[list materials used] are warranted for [#days] from date. [company name] will offer warranty replacements during [timeline]. [company name] assumes no liability for replacement of [materials] [damaged/killed] by conditions beyond our control.
[company name] cannot warranty against weed growth in mulch or topsoil beds.
How to make a lawn care invoice
To use Jobber’s free lawn care invoice template, follow these steps:
- Use your lawn care pricing sheet to figure out the costs of the services you provided
- Add an invoice number, date, and contact info (for you and the client) at the top
- Add (and explain) any additional costs, fees, or discounts that weren’t in your estimate
- Provide info about how and when payment is due
- In the notes, include and warranties, terms and conditions, maintenance tips, and/or a thank you note
- Send a digital or paper copy of the invoice to the client and keep one for yourself
The best way to create and store invoices is by creating digital copies. Digital invoices are easy to send, store, and review.
Download the free lawn care invoice template now!
How to bill lawn care clients
When you send out lawn care invoices to clients depends on which type of frequency and pricing strategy you choose. The four most common are one-off and recurring cycles, and charging a flat rate or hourly rates.
One-off billing is when you bill a client once for a one-time service like a yard cleanup or mow.
Collecting payment after each job is good for cash flow because you immediately have the money in hand.
This approach makes sense if you’re collecting payment less than once a month. For example, many weed control applications happen only a few times throughout the year. Sending lawn care invoices out after each job is best for new businesses and jobs that are spread out.
Recurring bills are used for longer or ongoing projects that extend over multiple billing periods.
For example, if you have a client who wants their lawn maintained for a whole summer, recurring billing would mean sending them an invoice for each billing period in which you did work.
Sending more than one invoice per month for recurring jobs that require multiple visits each month create more admin work for you, and can annoy your customers. So, send an invoice once a month.
Pro tip: Don’t get into a habit of bundling four weeks’ worth of payments together to represent a month’s work. You don’t want to let a charge for work done outside of four weeks get lost. Jobber’s batch invoicing feature helps keep track of completed jobs requiring invoicing so that you don’t miss any—even at the height of your busy season.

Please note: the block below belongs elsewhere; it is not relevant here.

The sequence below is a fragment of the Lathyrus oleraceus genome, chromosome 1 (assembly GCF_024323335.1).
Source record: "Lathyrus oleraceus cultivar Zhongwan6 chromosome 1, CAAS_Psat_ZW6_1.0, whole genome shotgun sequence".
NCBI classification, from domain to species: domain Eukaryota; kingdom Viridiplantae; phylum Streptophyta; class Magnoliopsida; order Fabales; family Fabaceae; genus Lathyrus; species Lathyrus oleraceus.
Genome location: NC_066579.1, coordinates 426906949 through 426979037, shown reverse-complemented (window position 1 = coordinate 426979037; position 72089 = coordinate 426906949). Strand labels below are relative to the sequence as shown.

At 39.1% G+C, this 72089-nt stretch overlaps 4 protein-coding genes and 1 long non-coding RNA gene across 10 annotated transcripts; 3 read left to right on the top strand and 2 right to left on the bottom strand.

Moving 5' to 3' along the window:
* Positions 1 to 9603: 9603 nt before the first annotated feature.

Flat-rate billing is when you charge a standard amount for a specific job, like mowing a lawn of specific square footage. Flat rates include materials and time.
It’s best to reserve this billing method for large maintenance contracts only. The higher rate allows you to ensure a profit no matter the weather and maintenance requirements that month.
Spending the time crunching the numbers to determine a rate that’s both fair to your customer, but takes into account the potential for a busy month for your team is important when setting monthly flat rates.
The upside of sending out lawn care invoices out for flat monthly fees is less paperwork and admin time.
A potential problem is that clients may start asking for additional services that are outside of your original agreement. This is why it’s very important to itemize what services are covered in your lawn care contract.
This depends on how much you charge per person, per hour for the average job. This number should be based on things like the going rate in your area, how much money you want to earn per hour, and how much you’re paying your employees.
If you’re just starting off, look at the work and estimate the time it will take you to complete the job. Then consider how much you want to make per hour.
Pricing by the hour makes sense because when you’re mostly mowing and gardening. Just make sure you don’t communicate the exact amount of time you’ve worked on the invoice, as it could confuse some clients.
When to bill lawn care clients
An appropriate time to send an invoice is within 24 hours of a finished job. Sending an invoice too early or too late can leave a bad impression. Send them on a consistent, recurring basis that your client expects, like the last day of the month (for ongoing work), or every Monday afternoon, for example.
While sending a paper invoice is an option, digital invoices are recommended. It’s easier for you to maintain consistency, professionalism, and organization.
Plus, you can email or texting a digital invoice. This helps you confirm when they were received, and accept online payments. Your whole team can access digital invoices in the field, too, so nobody ever misses a beat when it’s time for a follow-up appointment.